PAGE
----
This is a guest post written by Erik Folgate, writer and editor for the Money Crashers personal finance blog. Money Crashers provide useful tips and tricks for related topics like investing, credit and debt, financial education, frugality, and more.
Getting and staying out of debt should be your number one goal when you first start getting serious about your finances. So many people in the world are in financial debt that it’s easy to assume that this should be the first step for many people. Many people find the thought of paying off all of their debt a daunting task, but it turns out to be easier than many people think once they set out a plan. The biggest problem many of us face is changing our habits and ways of thinking when it comes to debt. It’s so easy to finance everything in our culture, and going into debt has become a cultural norm. We often find that we continue to stay in debt even when we’re on a plan to pay it off. I am going to point out a few reasons for that to help you reverse the process.
1. You Haven’t Faced Your Own Worst Enemy: You.
Look at yourself in the mirror, because that’s the person that’s hindering your plan to get and stay out of debt. You must have a revelatory change about debt if you ever want to conquer it for good. Treat it like any other goal you’ve ever set out to accomplish, and be willing to make sacrifices to accomplish getting out of debt. You’ll never get and stay out of debt unless you tame the face in the mirror first.
2. You Don’t Have A Written Plan To Get Out Of Debt.
Getting out of debt is serious business, and you need to have a carefully crafted plan for accomplishing the goal. One of the more famous plans for getting out of debt is Dave Ramsey’s plan. Using the Debt Snowball Method, he teaches to list all of your debts from smallest to largest. Then, attack the smallest debt first, and once that’s paid off, put the money you were using to pay off the previous debt towards the next debt. There is some controversy as to whether this is the best way to get out of debt, but Ramsey focuses more on behavior, rather than numbers. He is more concerned with helping you build momentum, which will ultimately motivate you to finish your “get out of debt” plan.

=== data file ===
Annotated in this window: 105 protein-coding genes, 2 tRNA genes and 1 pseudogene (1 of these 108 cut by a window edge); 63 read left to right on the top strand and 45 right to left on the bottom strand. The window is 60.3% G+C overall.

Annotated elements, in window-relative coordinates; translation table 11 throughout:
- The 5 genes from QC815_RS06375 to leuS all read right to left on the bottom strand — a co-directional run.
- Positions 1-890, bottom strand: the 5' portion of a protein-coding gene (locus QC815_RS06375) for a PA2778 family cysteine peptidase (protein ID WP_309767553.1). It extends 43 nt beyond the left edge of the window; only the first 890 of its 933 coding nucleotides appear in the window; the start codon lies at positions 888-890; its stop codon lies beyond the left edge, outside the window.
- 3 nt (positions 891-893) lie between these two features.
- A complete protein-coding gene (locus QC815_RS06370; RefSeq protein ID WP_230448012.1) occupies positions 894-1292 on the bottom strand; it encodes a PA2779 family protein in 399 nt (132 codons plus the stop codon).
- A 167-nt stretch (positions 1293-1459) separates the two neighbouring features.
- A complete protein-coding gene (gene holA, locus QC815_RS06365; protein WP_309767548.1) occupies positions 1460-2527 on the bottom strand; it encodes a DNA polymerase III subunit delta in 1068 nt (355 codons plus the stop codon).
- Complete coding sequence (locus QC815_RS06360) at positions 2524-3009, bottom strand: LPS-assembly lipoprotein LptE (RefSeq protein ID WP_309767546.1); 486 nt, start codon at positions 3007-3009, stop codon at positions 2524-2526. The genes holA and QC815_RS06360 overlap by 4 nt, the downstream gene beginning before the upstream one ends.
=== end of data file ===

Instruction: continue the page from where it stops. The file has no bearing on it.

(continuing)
3. You Haven’t Broken The Car Financing Cycle.
The moment you buy a new car or a newer car and you finance it, you’ve begun a vicious cycle of constantly relying on a car payment while owning a car. The average car payment in North America is over $350 a month! I don’t think you should drive a clunker your whole life, but if you can resist the urge to buy a new car, you can gradually move up in car by buying with cash when you have the money saved up and can afford the expense.
4. You Aren’t In Control Of Your Variable Expenses.
A variable expense would be any monthly expense that is controlled by your daily decisions and habits. Eating out, entertainment, dry cleaning, small vacations, gifts, and life’s little luxuries are all variable expenses that you can control. All of these types of expenses should be a part of your written budget, and you should put a reasonable dollar amount value on these expenses. Once you’ve hit the limit for the month, you stop spending in that category.
5. Your Fixed Expenses Are Too High.
It’s really tough to get out of debt if you don’t have any extra income to put towards it after all of your monthly bills are paid. If this is the case, you either have an income problem and you need to brainstorm ways to increase your monthly income, or your fixed expenses are too high. Are you house poor? If you’re monthly mortgage/rent exceeds 30% of your monthly income, then you may need to consider downsizing in house. Utility bills, insurance premiums, and auto expenses are more fixed expenses that can easily drain your monthly income if they are too high.
This article isn’t meant to put you down. It’s meant to help you realize the roadblocks in your financial life that could keep you from getting out of debt and staying out of debt. Getting out of debt is so important to good financial health, because monthly debt payments drain your monthly income, and it keeps you from saving for retirement, children’s education, and large purchases. It’s the first step to building wealth, but it’s also one of the hardest thing to do. Are you ready to start lifting the roadblocks that keep you from getting out of debt?
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